A case report on Beckwith-Wiedemann syndrome with macroglossia
Keywords:BWS, Macroglossia, Reduction glossectomy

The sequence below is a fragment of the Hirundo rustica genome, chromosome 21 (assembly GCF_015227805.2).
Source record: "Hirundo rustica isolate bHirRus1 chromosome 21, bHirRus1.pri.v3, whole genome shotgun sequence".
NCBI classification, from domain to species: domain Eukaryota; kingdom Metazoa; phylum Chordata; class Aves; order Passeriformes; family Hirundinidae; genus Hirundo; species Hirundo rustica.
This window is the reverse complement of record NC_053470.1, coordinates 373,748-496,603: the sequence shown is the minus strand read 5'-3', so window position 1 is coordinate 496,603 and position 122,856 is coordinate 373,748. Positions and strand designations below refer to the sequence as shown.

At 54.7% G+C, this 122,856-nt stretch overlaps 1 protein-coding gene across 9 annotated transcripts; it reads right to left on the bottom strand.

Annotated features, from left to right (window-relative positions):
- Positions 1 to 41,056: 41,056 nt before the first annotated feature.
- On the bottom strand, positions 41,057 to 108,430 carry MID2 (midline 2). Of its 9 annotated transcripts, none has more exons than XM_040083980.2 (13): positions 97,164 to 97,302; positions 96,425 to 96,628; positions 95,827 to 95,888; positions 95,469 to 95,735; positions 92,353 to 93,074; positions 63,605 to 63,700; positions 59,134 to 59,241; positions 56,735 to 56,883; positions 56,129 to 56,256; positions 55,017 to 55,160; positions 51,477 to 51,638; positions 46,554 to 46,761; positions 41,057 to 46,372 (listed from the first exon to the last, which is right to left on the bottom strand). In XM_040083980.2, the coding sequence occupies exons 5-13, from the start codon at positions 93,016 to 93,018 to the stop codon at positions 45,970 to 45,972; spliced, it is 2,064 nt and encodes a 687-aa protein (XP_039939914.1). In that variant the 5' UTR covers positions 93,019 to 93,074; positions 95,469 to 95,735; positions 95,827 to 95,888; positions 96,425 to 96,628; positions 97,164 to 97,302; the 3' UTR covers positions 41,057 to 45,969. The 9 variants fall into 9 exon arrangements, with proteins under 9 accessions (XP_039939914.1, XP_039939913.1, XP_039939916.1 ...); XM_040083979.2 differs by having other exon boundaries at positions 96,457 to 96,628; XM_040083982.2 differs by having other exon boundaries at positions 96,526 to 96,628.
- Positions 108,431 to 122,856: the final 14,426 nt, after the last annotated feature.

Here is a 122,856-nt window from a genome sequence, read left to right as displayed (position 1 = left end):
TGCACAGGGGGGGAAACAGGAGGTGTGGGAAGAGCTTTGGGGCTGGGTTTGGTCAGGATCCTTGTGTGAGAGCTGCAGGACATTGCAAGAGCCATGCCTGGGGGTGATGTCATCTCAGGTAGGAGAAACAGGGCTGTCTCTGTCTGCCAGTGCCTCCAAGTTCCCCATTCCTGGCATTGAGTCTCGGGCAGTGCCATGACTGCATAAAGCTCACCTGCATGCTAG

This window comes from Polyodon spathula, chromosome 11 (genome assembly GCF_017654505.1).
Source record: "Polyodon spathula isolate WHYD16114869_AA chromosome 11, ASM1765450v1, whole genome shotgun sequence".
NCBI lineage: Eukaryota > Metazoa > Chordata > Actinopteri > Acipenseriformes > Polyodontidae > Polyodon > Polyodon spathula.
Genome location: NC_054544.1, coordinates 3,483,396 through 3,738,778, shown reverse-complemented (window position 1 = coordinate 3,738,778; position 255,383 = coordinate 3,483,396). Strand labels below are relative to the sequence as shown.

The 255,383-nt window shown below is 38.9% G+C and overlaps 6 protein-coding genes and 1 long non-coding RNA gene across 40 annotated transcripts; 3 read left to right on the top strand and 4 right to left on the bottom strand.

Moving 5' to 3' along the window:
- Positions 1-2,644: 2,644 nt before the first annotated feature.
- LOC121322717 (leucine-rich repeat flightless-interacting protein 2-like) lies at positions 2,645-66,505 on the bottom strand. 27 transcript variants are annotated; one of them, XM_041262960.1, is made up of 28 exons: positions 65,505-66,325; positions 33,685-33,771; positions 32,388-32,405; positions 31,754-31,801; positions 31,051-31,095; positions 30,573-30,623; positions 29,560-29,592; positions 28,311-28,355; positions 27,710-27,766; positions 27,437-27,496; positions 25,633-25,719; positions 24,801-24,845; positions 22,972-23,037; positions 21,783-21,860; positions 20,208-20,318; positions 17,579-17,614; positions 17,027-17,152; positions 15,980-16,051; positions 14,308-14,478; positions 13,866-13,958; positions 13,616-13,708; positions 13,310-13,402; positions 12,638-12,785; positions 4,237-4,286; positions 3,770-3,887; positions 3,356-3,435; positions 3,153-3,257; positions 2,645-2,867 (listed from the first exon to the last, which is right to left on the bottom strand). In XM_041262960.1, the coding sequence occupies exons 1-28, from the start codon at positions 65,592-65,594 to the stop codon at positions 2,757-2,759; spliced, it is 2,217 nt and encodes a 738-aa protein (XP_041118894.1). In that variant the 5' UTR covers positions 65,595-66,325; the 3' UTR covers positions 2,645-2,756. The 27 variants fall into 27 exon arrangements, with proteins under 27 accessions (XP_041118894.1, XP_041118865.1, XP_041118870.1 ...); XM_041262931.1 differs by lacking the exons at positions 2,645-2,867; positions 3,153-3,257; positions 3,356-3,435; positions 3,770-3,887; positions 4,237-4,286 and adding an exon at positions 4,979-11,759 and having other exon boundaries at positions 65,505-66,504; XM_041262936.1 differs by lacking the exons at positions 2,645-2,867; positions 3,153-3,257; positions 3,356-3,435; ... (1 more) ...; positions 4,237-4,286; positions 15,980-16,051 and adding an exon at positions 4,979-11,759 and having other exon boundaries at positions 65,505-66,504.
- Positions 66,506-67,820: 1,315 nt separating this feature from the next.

Beckwith-Wiedemann syndrome (BWS) is a genetic disorder characterized by the overgrowth of various body parts and an increased risk of certain types of cancer. One of the physical features of BWS is macroglossia or an enlarged tongue. In some cases, macroglossia can cause difficulty with speaking, eating, and breathing. A case report on BWS with macroglossia and reduction glossectomy would describe the patient's symptoms and medical history, as well as the diagnosis, treatment, and outcome of the condition. The patient, a 6 -year-old female, presented with symptoms of macroglossia, which was confirmed by physical examination. The patient also had a history of BWS, which had been diagnosed at birth. The patient's macroglossia was causing difficulty with speaking and eating regurgitation of food through the nose and was also putting her at risk for sleep apnoea. After a thorough evaluation, the decision was made to perform a reduction glossectomy, which is a surgical procedure that involves removing a portion of the tongue in order to reduce its size. The surgery was performed under general anaesthesia and was successful in reducing the size of the patient's tongue and improving his ability to speak and eat. The patient recovered well from the surgery and was discharged from the hospital after 3 days of admission. At the 3 months follow-up appointment, the patient had no difficulty with speech, or eating and did not have sleep apnoea. This case report highlights the importance of early diagnosis and treatment of BWS, as well as the potential benefits of reduction glossectomy in managing the symptoms of macroglossia in this condition.
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